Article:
Based on what I saw, the top prospects on the current roster would be third baseman Luis Jimenez, left fielder Roberto Lopez and right fielder Angel Castillo. As with many young Latin players, plate discipline is a problem for Jimenez and Castillo but they do exhibit potential power. Lopez, a college senior from USC, is 22 (turning 23 in October) so my first instinct was to think he’s old for this league, but you can’t knock his start — an AVG/OBP/SLG of .491/.540/.702 in 13 games. An alumnus of Rancho Bernardo High School (and baseball factory) in San Diego, he was selected in the 25th round of the June draft. If he keeps up this pace, I wouldn’t be surprised to see the Angels move him up to Cedar Rapids or even Rancho Cucamonga before season’s end.
Will Smith is the highest-round pitcher on the staff, but I didn’t see him pitch and I really didn’t see enough of the others to form an opinion.
As for the Owlz operation, I have to say it looks like they’ve finally established themselves in “Happy Valley.” They’ve had a tough go of it, because the Utah Valley region had no real tradition of professional baseball. Since Provo-Orem is Mormon Central (BYU is six miles down the road), historically they’ve never drawn on Sundays.
Saturday night, they drew 3,700 and I’d guess they had 1,500 for Sunday, which is an astonishing number for them. They decided to turn Sunday into Dollar Days — one dollar to enter, one dollar for hot dogs, etc.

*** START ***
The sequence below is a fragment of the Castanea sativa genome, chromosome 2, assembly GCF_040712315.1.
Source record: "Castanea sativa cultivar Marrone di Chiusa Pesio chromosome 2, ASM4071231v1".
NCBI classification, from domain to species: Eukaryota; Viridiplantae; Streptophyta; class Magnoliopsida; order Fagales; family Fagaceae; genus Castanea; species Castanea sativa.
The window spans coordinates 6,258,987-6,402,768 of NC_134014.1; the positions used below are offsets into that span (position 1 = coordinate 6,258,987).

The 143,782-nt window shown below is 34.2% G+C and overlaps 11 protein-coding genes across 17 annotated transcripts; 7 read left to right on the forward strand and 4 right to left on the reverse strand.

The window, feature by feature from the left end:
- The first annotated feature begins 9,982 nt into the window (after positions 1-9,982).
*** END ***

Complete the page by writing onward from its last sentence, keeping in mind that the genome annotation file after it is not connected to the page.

The on-field entertainment was solid and constant, the fans never lacking for something to keep them active between innings. The office staff constantly worked the concourse, greeting fans and seeking opinions about their product.
I also noticed more Angels caps and shirts than ever before. I went to a Mimi’s Cafe in Orem for breakfast on Sunday wearing an Angels T-shirt. As I walked in, a gentleman said to me, “Go Angels!” Wow, I’d never heard that before in the eight years I’ve been coming here.
The Owlz Booster Club was omnipresent and the host parent program is strong. A special thanks to outgoing president Brenda Ridley, who doubles as a host mom, for all her hospitality and support while I was there. Brenda works at the aforementioned Hampton Inn and arranged for the room overlooking the ballpark. As she pointed out, I could look out the window at any time to see what was going on. It turned out to be a veteran move by Brenda as I was able to watch Kotch administer a Herb Brooks moment into the wee hours of Sunday night …